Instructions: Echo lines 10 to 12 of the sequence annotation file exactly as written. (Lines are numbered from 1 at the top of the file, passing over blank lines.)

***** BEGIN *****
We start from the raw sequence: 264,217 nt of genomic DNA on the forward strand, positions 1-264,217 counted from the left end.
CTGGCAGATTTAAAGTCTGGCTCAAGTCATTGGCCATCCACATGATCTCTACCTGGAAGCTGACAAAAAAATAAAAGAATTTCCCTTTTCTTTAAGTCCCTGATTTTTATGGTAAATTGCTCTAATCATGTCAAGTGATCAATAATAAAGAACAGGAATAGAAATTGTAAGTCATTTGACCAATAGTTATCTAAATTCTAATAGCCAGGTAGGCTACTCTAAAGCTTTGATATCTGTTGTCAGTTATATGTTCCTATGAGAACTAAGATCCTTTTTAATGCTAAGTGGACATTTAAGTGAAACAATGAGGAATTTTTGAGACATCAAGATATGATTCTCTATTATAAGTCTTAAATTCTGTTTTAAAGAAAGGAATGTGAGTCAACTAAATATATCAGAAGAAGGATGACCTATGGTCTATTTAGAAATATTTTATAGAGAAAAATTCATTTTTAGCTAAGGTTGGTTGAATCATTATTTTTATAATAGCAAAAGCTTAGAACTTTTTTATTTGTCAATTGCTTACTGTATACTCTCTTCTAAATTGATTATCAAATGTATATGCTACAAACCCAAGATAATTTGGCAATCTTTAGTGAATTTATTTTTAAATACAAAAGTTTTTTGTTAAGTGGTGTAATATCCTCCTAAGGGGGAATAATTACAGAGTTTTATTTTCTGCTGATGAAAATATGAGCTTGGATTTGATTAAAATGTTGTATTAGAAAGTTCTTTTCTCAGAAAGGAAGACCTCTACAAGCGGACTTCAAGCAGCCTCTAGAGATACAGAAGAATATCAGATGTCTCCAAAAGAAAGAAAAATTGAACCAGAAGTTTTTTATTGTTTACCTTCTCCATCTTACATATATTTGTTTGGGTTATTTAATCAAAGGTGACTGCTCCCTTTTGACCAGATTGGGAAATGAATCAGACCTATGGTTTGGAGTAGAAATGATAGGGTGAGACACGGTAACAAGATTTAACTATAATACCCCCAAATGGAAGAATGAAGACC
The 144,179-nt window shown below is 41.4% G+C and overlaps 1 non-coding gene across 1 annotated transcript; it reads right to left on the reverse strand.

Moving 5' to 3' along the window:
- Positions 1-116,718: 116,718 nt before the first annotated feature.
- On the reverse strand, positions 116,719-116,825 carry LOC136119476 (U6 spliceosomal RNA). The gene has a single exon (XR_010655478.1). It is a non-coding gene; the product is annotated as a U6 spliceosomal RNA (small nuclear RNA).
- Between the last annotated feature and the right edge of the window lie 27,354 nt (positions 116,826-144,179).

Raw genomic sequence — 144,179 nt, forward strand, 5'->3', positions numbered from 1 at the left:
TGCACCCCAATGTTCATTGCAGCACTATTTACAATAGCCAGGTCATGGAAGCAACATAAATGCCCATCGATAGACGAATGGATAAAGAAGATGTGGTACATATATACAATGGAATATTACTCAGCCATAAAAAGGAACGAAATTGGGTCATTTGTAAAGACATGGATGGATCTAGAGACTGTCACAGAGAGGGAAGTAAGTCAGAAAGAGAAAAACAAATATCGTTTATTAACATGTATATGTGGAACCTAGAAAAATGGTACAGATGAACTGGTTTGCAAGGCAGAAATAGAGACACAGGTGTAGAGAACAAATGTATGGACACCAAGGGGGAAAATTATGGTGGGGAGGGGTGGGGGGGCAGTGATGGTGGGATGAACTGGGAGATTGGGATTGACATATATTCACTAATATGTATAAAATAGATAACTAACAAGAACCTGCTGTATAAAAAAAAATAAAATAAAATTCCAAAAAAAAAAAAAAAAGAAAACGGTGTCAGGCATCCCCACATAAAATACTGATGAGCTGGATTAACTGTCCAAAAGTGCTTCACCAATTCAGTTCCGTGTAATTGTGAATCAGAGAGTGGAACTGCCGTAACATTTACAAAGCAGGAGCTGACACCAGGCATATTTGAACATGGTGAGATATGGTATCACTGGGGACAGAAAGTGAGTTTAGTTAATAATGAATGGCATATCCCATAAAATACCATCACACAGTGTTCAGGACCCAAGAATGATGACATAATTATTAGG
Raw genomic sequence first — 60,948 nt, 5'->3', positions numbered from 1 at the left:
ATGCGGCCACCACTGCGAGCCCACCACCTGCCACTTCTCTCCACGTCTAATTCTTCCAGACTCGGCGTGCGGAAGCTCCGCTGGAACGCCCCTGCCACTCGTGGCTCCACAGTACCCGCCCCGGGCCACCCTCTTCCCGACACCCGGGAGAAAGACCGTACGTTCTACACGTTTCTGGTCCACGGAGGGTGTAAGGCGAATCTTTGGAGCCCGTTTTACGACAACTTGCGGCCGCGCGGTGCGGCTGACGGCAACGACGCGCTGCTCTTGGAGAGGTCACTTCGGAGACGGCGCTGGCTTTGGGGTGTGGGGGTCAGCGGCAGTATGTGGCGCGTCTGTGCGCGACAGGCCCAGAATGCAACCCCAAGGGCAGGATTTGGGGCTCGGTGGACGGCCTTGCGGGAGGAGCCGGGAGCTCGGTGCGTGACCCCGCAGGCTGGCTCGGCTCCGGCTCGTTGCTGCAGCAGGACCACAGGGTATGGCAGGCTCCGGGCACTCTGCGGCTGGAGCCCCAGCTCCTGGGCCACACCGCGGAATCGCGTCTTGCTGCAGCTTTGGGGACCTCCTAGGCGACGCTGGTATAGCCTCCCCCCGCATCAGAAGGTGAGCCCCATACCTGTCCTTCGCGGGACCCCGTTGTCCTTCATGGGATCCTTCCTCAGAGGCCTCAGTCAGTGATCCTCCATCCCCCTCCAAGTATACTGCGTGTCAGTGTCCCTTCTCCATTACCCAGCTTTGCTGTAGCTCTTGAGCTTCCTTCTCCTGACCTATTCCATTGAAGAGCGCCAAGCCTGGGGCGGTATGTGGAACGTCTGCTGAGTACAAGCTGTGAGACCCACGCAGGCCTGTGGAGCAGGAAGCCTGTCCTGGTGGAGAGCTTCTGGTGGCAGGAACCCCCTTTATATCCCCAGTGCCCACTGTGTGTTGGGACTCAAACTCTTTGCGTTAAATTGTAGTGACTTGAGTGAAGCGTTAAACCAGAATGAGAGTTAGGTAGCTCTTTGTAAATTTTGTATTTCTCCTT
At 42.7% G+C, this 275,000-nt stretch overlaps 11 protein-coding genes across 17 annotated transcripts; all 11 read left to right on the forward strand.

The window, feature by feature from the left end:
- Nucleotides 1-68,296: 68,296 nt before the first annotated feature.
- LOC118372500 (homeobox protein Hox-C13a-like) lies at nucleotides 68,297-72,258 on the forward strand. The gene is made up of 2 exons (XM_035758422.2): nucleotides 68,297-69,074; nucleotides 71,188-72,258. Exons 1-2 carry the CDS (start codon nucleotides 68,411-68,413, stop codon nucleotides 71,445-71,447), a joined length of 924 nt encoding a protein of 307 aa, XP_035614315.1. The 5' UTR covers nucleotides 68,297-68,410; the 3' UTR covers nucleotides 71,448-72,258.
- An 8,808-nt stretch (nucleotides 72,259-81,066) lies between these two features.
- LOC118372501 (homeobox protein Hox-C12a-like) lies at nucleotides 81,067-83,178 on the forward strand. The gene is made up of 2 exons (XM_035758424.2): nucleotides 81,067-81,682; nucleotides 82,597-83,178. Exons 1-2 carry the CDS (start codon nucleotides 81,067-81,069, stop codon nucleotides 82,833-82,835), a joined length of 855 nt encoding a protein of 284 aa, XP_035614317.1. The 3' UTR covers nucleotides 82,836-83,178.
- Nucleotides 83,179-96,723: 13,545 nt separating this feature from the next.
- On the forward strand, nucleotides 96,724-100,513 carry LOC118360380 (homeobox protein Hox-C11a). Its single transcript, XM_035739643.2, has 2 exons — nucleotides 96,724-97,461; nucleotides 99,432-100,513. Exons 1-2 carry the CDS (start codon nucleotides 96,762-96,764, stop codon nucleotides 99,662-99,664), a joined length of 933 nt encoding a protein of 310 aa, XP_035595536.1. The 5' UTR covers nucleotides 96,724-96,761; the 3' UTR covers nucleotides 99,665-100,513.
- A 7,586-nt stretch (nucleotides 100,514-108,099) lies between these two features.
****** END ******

Raw genomic sequence first — 60,948 nt, 5'->3', positions numbered from 1 at the left:
ATGCGGCCACCACTGCGAGCCCACCACCTGCCACTTCTCTCCACGTCTAATTCTTCCAGACTCGGCGTGCGGAAGCTCCGCTGGAACGCCCCTGCCACTCGTGGCTCCACAGTACCCGCCCCGGGCCACCCTCTTCCCGACACCCGGGAGAAAGACCGTACGTTCTACACGTTTCTGGTCCACGGAGGGTGTAAGGCGAATCTTTGGAGCCCGTTTTACGACAACTTGCGGCCGCGCGGTGCGGCTGACGGCAACGACGCGCTGCTCTTGGAGAGGTCACTTCGGAGACGGCGCTGGCTTTGGGGTGTGGGGGTCAGCGGCAGTATGTGGCGCGTCTGTGCGCGACAGGCCCAGAATGCAACCCCAAGGGCAGGATTTGGGGCTCGGTGGACGGCCTTGCGGGAGGAGCCGGGAGCTCGGTGCGTGACCCCGCAGGCTGGCTCGGCTCCGGCTCGTTGCTGCAGCAGGACCACAGGGTATGGCAGGCTCCGGGCACTCTGCGGCTGGAGCCCCAGCTCCTGGGCCACACCGCGGAATCGCGTCTTGCTGCAGCTTTGGGGACCTCCTAGGCGACGCTGGTATAGCCTCCCCCCGCATCAGAAGGTGAGCCCCATACCTGTCCTTCGCGGGACCCCGTTGTCCTTCATGGGATCCTTCCTCAGAGGCCTCAGTCAGTGATCCTCCATCCCCCTCCAAGTATACTGCGTGTCAGTGTCCCTTCTCCATTACCCAGCTTTGCTGTAGCTCTTGAGCTTCCTTCTCCTGACCTATTCCATTGAAGAGCGCCAAGCCTGGGGCGGTATGTGGAACGTCTGCTGAGTACAAGCTGTGAGACCCACGCAGGCCTGTGGAGCAGGAAGCCTGTCCTGGTGGAGAGCTTCTGGTGGCAGGAACCCCCTTTATATCCCCAGTGCCCACTGTGTGTTGGGACTCAAACTCTTTGCGTTAAATTGTAGTGACTTGAGTGAAGCGTTAAACCAGAATGAGAGTTAGGTAGCTCTTTGTAAATTTTGTATTTCTCCTT
At 42.7% G+C, this 275,000-nt stretch overlaps 11 protein-coding genes across 17 annotated transcripts; all 11 read left to right on the forward strand.